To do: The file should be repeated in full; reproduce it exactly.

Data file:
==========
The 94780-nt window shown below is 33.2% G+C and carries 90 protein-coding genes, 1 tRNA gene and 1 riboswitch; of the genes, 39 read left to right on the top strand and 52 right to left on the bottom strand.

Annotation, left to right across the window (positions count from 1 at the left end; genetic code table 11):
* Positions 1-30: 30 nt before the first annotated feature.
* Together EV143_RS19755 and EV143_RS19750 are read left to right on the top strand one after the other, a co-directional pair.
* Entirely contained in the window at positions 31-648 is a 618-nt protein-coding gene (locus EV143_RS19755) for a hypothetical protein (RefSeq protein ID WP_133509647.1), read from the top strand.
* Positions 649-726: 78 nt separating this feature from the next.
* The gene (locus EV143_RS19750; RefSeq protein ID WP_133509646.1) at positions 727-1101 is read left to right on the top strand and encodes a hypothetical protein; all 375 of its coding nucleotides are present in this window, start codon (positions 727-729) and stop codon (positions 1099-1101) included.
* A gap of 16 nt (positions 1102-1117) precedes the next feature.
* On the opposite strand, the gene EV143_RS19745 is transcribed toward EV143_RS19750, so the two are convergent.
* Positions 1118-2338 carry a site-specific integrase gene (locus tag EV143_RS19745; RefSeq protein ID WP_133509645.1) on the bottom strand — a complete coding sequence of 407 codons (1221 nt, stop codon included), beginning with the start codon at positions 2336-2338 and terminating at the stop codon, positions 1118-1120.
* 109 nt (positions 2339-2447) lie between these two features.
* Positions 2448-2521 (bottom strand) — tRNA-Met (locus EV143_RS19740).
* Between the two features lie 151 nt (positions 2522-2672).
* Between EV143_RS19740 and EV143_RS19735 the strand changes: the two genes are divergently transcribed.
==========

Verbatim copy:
The 94780-nt window shown below is 33.2% G+C and carries 90 protein-coding genes, 1 tRNA gene and 1 riboswitch; of the genes, 39 read left to right on the top strand and 52 right to left on the bottom strand.

Annotation, left to right across the window (positions count from 1 at the left end; genetic code table 11):
* Positions 1-30: 30 nt before the first annotated feature.
* Together EV143_RS19755 and EV143_RS19750 are read left to right on the top strand one after the other, a co-directional pair.
* Entirely contained in the window at positions 31-648 is a 618-nt protein-coding gene (locus EV143_RS19755) for a hypothetical protein (RefSeq protein ID WP_133509647.1), read from the top strand.
* Positions 649-726: 78 nt separating this feature from the next.
* The gene (locus EV143_RS19750; RefSeq protein ID WP_133509646.1) at positions 727-1101 is read left to right on the top strand and encodes a hypothetical protein; all 375 of its coding nucleotides are present in this window, start codon (positions 727-729) and stop codon (positions 1099-1101) included.
* A gap of 16 nt (positions 1102-1117) precedes the next feature.
* On the opposite strand, the gene EV143_RS19745 is transcribed toward EV143_RS19750, so the two are convergent.
* Positions 1118-2338 carry a site-specific integrase gene (locus tag EV143_RS19745; RefSeq protein ID WP_133509645.1) on the bottom strand — a complete coding sequence of 407 codons (1221 nt, stop codon included), beginning with the start codon at positions 2336-2338 and terminating at the stop codon, positions 1118-1120.
* 109 nt (positions 2339-2447) lie between these two features.
* Positions 2448-2521 (bottom strand) — tRNA-Met (locus EV143_RS19740).
* Between the two features lie 151 nt (positions 2522-2672).
* Between EV143_RS19740 and EV143_RS19735 the strand changes: the two genes are divergently transcribed.